Los Angeles Times – David Zahniser and Emily Alpert Reyes | Published: 7/13/2020

Investigators have turned the spotlight in Los Angeles City Councilperson Jose Huizar’s corruption case on an unlikely figure in a “pay-to-play” scandal: an elderly woman who emigrated from Zacatecas, Mexico, once worked in a meatpacking plant, and has lived in a modest home in Boyle Heights. Isidra Huizar, the 80-year-old mother of the embattled council member, is one of the unnamed figures mentioned in the sprawling case. Federal prosecutors have alleged, without mentioning her by name, that Isidra Huizar helped her son launder bribe money he received between 2014 and 2017. Huizar’s mother, identified only as Relative A-2, repeatedly received cash from her son, then used the proceeds to pay his expenses, according to an affidavit.

Colorado Nonprofit Cash Being Spent in Colorado Campaigns Still Impossible to Trace Despite 2019 Law
Colorado Sun – Sandra Fish | Published: 7/10/2020

Outside groups spent nearly $1.7 million on eight highly contested Colorado legislative primary races in 2020. But it is not always easy to figure out where the money came from, despite a 2019 law touted as bringing more transparency to a system that includes cash from nonprofits that do not disclose their donors. In other instances, discerning where the money came from is possible if you have time to track all the state and federal committees involved until the funder is revealed. Colorado Secretary of State Jena Griswold acknowledged the loophole in the law that some committees use to avoid naming nonprofit donors. She attributed it to the Citizens United Supreme Court ruling that allowed unlimited spending in political contests as long as committees do not coordinate with candidates or political parties.

Florida Florida Democrats Return PPP Money Amid Scandal
Politico – Marc Caputo and Matt Dixon | Published: 7/8/2020

The Florida Democratic Party announced it was returning at least $780,000 in small-business loans after its own lawmakers criticized the acceptance of the money as highly questionable if not unethical and illegal. The party immediately applied for the loan after Congress first passed the $670 billion Paycheck Protection Program, even though there was discussion at the time that the money should go to neither lobbyists nor political causes. The party is currently underwriting the salaries of campaign staff throughout Florida, including those working to elect Joe Biden.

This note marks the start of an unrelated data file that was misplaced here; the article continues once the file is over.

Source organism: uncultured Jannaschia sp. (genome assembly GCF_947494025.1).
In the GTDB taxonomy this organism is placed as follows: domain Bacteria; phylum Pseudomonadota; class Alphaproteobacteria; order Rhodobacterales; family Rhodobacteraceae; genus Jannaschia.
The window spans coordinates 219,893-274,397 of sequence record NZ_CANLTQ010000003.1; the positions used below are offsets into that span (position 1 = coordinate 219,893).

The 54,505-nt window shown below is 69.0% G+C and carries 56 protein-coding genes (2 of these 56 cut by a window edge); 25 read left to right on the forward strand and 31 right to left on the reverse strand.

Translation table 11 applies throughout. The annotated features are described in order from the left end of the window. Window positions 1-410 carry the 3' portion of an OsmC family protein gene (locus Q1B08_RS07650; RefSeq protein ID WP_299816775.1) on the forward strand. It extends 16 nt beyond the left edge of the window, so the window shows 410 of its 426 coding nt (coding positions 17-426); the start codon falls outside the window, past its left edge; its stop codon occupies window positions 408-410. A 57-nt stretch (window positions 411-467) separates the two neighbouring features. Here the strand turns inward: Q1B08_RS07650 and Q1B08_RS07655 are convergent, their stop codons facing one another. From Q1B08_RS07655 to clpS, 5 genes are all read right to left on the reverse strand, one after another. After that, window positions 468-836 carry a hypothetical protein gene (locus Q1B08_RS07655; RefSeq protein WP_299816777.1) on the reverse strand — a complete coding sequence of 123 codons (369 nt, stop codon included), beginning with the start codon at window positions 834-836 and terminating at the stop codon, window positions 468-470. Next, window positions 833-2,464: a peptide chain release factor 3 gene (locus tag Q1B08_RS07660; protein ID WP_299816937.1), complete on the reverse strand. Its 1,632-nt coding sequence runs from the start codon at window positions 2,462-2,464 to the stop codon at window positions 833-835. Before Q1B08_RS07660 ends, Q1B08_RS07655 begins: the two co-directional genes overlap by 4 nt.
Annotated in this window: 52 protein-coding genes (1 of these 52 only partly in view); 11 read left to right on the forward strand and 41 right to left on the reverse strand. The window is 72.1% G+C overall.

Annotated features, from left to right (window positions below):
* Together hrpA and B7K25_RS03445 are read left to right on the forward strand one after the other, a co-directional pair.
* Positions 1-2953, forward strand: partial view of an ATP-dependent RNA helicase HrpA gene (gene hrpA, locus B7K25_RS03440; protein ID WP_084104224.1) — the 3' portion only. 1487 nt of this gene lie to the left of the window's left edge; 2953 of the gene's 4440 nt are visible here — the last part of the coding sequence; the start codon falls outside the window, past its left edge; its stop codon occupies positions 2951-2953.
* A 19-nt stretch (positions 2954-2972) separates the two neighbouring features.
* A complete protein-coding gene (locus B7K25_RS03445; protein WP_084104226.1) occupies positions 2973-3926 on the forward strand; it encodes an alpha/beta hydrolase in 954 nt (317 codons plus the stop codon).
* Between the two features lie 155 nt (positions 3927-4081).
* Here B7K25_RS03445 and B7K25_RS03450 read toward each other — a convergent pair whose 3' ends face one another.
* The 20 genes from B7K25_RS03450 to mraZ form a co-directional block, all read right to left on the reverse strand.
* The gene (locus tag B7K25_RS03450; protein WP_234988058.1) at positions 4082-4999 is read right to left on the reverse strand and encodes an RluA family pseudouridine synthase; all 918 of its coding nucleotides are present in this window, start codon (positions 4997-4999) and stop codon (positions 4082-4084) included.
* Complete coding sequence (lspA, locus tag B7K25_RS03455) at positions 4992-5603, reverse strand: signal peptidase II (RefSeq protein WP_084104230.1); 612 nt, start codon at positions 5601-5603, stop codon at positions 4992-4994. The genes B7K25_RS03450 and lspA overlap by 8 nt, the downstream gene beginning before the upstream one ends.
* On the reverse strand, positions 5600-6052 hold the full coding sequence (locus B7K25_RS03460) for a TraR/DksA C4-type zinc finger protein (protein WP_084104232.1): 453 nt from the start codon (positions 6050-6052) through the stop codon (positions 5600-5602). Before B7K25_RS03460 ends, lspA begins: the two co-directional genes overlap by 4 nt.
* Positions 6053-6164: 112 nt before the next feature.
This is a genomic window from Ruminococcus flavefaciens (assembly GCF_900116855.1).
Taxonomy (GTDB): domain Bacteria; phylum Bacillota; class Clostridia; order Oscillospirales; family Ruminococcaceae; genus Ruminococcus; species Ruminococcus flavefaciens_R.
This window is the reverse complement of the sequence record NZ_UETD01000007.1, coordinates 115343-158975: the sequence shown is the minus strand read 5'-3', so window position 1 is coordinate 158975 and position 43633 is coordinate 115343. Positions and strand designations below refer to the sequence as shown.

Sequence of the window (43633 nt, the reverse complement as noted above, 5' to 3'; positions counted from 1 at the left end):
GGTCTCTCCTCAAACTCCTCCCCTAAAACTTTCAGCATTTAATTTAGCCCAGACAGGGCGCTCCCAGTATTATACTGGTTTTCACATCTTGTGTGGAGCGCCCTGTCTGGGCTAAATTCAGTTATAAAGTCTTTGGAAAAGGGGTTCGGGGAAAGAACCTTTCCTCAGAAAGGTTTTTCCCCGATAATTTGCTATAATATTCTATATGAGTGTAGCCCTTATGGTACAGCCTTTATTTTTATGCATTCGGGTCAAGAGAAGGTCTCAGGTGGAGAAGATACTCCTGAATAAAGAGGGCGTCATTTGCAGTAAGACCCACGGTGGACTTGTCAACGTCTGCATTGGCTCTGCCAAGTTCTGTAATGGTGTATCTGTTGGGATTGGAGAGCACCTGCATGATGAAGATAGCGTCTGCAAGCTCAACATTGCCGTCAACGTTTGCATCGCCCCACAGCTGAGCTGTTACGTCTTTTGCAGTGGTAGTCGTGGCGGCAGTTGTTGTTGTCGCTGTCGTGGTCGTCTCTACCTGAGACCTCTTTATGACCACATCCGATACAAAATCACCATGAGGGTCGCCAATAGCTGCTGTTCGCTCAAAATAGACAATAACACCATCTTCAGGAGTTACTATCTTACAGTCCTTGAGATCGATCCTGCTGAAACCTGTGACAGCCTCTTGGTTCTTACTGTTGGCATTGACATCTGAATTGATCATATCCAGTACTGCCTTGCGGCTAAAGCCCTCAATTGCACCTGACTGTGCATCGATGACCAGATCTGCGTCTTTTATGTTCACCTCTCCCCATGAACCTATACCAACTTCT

Florida Florida Lawmaker’s Ties to NFL Robbery Case Sparks Investigation
Tampa Bay Times – Meghan Bobrowsky | Published: 7/14/2020

The Florida Bar opened an investigation into the actions of state Rep. and lawyer Michael Grieco after it was reported his office was the scene of what appeared to be payoffs to victims of an alleged robbery by National Football League players Quinton Dunbar and Deandre Baker in May. Grieco had previously been representing Dunbar and Baker were accused of stealing money and jewelry from people at gunpoint at a party. It was revealed that police believe four victims recanted after being paid a total of $55,000 in cash in Grieco’s office. The victims reportedly signed sworn affidavits alleging Dunbar did not have anything to do with the robbery.

Florida Hot Zone? Florida Republicans Told to ‘Get Tested’ After Lobbyist Who Attended Their Fundraiser Now Positive for Coronavirus
Florida Politics – Staff | Published: 7/14/2020

A Florida lobbyist who attended a recent Republican fundraiser near Jacksonville has tested positive for COVID-19. Another lobbyist who briefly attended the event and asked to remain anonymous said they left after entering the reception and seeing no one wearing masks. Some attendees also attended an event two days later with Vice President Mike Pence where he thanked members of the Republican National Host Committee for their work on the Jacksonville event.

Florida NRA Lobbyist Marion Hammer to Face Ethics Commission Hearing
Florida Bulldog – Dan Christensen | Published: 7/13/2020

Florida’s top gun lobbyist Marion Hammer faces a probable cause hearing before the Florida Commission on Ethics regarding her failure to disclose payments from the National Rifle Association (NRA). State Sen. Perry Thurston filed complaints about Hammer with the Senate and the ethics commission in May 2019. Two weeks before, it was reported the NRA paid Hammer hundreds of thousands of dollars she had not disclosed for a decade on quarterly lobbyist compensations reports required by the Legislature. State law says the fine for late reports is “$50 per day per report for each late day up to a maximum of $5,000 per late report.”  Hammer, however, was not fined or otherwise disciplined.

Florida RNC Restricts Convention Attendance as Florida Coronavirus Cases Climb
Politico – Alex Isenstadt | Published: 7/16/2020

The Republican National Committee (RNC) is planning to sharply limit attendance for its convention in Jacksonville, Florida, shrinking the event celebrating President Trump’s renomination amid concerns about coronavirus. RNC Chairperson Ronna McDaniel, who is overseeing planning for the convention, said attendance for the first three nights of the four-night event will be limited to delegates. When Trump delivers his nomination acceptance speech on the fourth night of the convention, August 27, attendance will be expanded to delegates, a guest of their choosing, and alternate delegates.